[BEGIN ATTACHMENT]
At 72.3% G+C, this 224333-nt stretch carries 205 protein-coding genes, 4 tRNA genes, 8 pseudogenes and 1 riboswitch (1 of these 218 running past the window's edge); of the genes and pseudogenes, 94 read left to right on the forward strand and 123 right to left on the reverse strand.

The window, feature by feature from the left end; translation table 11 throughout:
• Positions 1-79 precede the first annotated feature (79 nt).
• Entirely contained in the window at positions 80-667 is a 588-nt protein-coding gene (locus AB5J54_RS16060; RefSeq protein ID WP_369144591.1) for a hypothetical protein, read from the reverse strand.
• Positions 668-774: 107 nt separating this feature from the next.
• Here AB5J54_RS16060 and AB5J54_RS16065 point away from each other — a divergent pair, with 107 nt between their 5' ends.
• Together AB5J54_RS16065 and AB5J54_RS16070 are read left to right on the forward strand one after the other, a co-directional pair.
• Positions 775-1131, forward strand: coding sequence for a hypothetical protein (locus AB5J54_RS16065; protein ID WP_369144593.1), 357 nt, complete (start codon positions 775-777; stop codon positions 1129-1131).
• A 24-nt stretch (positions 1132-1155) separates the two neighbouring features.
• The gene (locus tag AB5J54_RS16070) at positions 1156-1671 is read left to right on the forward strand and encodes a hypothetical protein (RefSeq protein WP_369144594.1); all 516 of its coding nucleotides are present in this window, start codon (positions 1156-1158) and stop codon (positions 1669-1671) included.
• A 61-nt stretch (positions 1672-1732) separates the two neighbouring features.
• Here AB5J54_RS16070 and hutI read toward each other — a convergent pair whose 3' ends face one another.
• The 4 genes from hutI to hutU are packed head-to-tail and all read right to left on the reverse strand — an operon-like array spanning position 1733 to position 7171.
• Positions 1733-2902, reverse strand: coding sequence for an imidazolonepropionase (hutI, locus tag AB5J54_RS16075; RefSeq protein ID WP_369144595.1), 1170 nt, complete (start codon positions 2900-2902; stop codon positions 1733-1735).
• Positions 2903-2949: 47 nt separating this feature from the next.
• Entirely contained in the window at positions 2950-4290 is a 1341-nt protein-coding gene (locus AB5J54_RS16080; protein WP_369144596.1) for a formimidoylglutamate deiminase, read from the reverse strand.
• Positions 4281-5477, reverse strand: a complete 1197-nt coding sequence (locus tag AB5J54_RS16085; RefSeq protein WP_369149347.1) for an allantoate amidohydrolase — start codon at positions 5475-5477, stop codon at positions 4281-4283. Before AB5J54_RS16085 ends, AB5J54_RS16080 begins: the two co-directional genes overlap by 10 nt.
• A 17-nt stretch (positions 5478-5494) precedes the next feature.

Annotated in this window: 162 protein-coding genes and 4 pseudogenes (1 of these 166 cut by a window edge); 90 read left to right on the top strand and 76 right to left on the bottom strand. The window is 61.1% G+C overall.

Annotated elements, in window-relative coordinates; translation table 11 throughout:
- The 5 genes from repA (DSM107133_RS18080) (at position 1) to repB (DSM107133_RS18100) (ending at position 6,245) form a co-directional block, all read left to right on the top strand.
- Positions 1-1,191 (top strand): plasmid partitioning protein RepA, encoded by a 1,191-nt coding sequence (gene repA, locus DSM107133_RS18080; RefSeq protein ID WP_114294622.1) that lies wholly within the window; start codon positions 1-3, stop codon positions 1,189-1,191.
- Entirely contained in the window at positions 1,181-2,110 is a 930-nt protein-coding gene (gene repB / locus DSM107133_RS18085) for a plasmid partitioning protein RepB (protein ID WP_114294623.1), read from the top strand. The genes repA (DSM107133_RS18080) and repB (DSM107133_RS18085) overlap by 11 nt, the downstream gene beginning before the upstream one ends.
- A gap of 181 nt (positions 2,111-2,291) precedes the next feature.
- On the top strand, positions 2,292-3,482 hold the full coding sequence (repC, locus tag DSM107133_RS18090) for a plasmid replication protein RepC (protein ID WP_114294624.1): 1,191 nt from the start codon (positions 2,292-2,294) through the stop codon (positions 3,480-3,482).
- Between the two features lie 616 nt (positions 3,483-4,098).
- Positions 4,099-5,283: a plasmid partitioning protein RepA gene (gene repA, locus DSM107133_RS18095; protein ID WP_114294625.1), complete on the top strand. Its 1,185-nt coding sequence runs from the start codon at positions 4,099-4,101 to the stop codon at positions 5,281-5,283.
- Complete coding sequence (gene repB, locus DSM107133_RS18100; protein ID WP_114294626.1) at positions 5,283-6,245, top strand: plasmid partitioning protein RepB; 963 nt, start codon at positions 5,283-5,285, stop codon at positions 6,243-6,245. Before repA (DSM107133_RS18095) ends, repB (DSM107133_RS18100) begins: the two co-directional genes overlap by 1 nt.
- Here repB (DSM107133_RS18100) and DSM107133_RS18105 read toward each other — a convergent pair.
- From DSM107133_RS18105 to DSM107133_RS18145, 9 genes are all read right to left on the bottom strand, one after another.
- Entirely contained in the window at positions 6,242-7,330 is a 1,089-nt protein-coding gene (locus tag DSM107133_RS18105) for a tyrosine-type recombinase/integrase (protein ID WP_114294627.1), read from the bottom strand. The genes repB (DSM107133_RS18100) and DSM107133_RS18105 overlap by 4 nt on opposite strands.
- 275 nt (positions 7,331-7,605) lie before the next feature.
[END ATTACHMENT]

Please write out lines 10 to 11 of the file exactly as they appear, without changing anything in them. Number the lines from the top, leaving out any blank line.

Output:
• The gene (locus tag AB5J54_RS16070) at positions 1156-1671 is read left to right on the forward strand and encodes a hypothetical protein (RefSeq protein WP_369144594.1); all 516 of its coding nucleotides are present in this window, start codon (positions 1156-1158) and stop codon (positions 1669-1671) included.
• A 61-nt stretch (positions 1672-1732) separates the two neighbouring features.